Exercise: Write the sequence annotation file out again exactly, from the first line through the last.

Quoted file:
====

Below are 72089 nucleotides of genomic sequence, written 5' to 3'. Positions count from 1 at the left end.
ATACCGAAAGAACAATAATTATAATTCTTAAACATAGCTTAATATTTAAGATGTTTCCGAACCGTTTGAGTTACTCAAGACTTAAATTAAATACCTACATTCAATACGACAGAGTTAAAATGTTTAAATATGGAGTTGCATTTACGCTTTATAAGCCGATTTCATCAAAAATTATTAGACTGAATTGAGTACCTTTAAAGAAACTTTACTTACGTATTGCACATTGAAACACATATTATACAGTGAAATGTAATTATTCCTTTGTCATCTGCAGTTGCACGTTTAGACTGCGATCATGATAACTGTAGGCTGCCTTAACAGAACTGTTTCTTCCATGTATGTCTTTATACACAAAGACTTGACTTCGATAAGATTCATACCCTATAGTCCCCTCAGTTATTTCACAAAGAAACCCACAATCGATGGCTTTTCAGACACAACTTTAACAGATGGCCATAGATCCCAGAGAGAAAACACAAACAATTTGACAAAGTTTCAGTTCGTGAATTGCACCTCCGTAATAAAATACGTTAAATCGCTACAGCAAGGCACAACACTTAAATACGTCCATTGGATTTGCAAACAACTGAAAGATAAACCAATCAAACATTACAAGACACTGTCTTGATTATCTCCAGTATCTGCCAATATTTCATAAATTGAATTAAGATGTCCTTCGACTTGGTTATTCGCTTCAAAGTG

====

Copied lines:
Below are 72089 nucleotides of genomic sequence, written 5' to 3'. Positions count from 1 at the left end.
ATACCGAAAGAACAATAATTATAATTCTTAAACATAGCTTAATATTTAAGATGTTTCCGAACCGTTTGAGTTACTCAAGACTTAAATTAAATACCTACATTCAATACGACAGAGTTAAAATGTTTAAATATGGAGTTGCATTTACGCTTTATAAGCCGATTTCATCAAAAATTATTAGACTGAATTGAGTACCTTTAAAGAAACTTTACTTACGTATTGCACATTGAAACACATATTATACAGTGAAATGTAATTATTCCTTTGTCATCTGCAGTTGCACGTTTAGACTGCGATCATGATAACTGTAGGCTGCCTTAACAGAACTGTTTCTTCCATGTATGTCTTTATACACAAAGACTTGACTTCGATAAGATTCATACCCTATAGTCCCCTCAGTTATTTCACAAAGAAACCCACAATCGATGGCTTTTCAGACACAACTTTAACAGATGGCCATAGATCCCAGAGAGAAAACACAAACAATTTGACAAAGTTTCAGTTCGTGAATTGCACCTCCGTAATAAAATACGTTAAATCGCTACAGCAAGGCACAACACTTAAATACGTCCATTGGATTTGCAAACAACTGAAAGATAAACCAATCAAACATTACAAGACACTGTCTTGATTATCTCCAGTATCTGCCAATATTTCATAAATTGAATTAAGATGTCCTTCGACTTGGTTATTCGCTTCAAAGTG